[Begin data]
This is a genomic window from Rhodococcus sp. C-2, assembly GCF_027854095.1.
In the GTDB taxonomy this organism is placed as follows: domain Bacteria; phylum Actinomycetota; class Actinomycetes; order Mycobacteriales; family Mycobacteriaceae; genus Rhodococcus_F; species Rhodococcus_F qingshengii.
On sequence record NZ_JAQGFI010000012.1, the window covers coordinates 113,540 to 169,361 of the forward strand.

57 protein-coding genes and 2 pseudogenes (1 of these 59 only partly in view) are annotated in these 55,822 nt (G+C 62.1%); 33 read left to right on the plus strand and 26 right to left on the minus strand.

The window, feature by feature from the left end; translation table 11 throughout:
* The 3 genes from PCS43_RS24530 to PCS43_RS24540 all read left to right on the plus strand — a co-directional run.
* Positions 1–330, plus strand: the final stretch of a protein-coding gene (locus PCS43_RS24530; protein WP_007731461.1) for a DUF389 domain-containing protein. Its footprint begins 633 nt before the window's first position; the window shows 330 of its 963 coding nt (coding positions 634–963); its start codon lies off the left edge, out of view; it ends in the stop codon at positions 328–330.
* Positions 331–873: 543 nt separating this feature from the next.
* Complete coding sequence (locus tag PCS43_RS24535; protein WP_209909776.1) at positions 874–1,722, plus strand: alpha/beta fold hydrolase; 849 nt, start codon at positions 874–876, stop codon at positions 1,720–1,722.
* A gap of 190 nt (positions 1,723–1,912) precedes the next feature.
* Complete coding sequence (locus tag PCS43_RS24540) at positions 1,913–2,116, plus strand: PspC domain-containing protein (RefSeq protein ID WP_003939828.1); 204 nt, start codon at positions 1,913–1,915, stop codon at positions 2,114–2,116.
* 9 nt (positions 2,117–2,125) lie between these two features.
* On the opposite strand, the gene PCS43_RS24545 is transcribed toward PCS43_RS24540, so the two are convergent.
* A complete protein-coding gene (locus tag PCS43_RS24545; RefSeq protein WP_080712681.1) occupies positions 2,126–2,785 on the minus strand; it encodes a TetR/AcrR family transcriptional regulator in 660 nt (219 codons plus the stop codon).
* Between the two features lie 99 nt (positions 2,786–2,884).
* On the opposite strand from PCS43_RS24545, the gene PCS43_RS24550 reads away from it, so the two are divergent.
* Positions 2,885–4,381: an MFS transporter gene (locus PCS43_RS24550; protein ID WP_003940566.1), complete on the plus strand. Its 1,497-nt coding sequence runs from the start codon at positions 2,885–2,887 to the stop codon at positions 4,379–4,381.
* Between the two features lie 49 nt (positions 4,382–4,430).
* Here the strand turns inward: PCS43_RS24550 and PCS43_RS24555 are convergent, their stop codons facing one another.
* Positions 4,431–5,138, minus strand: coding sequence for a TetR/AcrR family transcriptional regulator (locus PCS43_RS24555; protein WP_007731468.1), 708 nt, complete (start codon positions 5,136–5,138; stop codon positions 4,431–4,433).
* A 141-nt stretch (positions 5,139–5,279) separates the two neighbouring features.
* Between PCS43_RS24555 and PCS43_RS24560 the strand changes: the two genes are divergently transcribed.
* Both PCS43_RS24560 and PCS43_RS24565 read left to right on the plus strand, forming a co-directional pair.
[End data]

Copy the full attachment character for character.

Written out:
This is a genomic window from Rhodococcus sp. C-2, assembly GCF_027854095.1.
In the GTDB taxonomy this organism is placed as follows: domain Bacteria; phylum Actinomycetota; class Actinomycetes; order Mycobacteriales; family Mycobacteriaceae; genus Rhodococcus_F; species Rhodococcus_F qingshengii.
On sequence record NZ_JAQGFI010000012.1, the window covers coordinates 113,540 to 169,361 of the forward strand.

57 protein-coding genes and 2 pseudogenes (1 of these 59 only partly in view) are annotated in these 55,822 nt (G+C 62.1%); 33 read left to right on the plus strand and 26 right to left on the minus strand.

The window, feature by feature from the left end; translation table 11 throughout:
* The 3 genes from PCS43_RS24530 to PCS43_RS24540 all read left to right on the plus strand — a co-directional run.
* Positions 1–330, plus strand: the final stretch of a protein-coding gene (locus PCS43_RS24530; protein WP_007731461.1) for a DUF389 domain-containing protein. Its footprint begins 633 nt before the window's first position; the window shows 330 of its 963 coding nt (coding positions 634–963); its start codon lies off the left edge, out of view; it ends in the stop codon at positions 328–330.
* Positions 331–873: 543 nt separating this feature from the next.
* Complete coding sequence (locus tag PCS43_RS24535; protein WP_209909776.1) at positions 874–1,722, plus strand: alpha/beta fold hydrolase; 849 nt, start codon at positions 874–876, stop codon at positions 1,720–1,722.
* A gap of 190 nt (positions 1,723–1,912) precedes the next feature.
* Complete coding sequence (locus tag PCS43_RS24540) at positions 1,913–2,116, plus strand: PspC domain-containing protein (RefSeq protein ID WP_003939828.1); 204 nt, start codon at positions 1,913–1,915, stop codon at positions 2,114–2,116.
* 9 nt (positions 2,117–2,125) lie between these two features.
* On the opposite strand, the gene PCS43_RS24545 is transcribed toward PCS43_RS24540, so the two are convergent.
* A complete protein-coding gene (locus tag PCS43_RS24545; RefSeq protein WP_080712681.1) occupies positions 2,126–2,785 on the minus strand; it encodes a TetR/AcrR family transcriptional regulator in 660 nt (219 codons plus the stop codon).
* Between the two features lie 99 nt (positions 2,786–2,884).
* On the opposite strand from PCS43_RS24545, the gene PCS43_RS24550 reads away from it, so the two are divergent.
* Positions 2,885–4,381: an MFS transporter gene (locus PCS43_RS24550; protein ID WP_003940566.1), complete on the plus strand. Its 1,497-nt coding sequence runs from the start codon at positions 2,885–2,887 to the stop codon at positions 4,379–4,381.
* Between the two features lie 49 nt (positions 4,382–4,430).
* Here the strand turns inward: PCS43_RS24550 and PCS43_RS24555 are convergent, their stop codons facing one another.
* Positions 4,431–5,138, minus strand: coding sequence for a TetR/AcrR family transcriptional regulator (locus PCS43_RS24555; protein WP_007731468.1), 708 nt, complete (start codon positions 5,136–5,138; stop codon positions 4,431–4,433).
* A 141-nt stretch (positions 5,139–5,279) separates the two neighbouring features.
* Between PCS43_RS24555 and PCS43_RS24560 the strand changes: the two genes are divergently transcribed.
* Both PCS43_RS24560 and PCS43_RS24565 read left to right on the plus strand, forming a co-directional pair.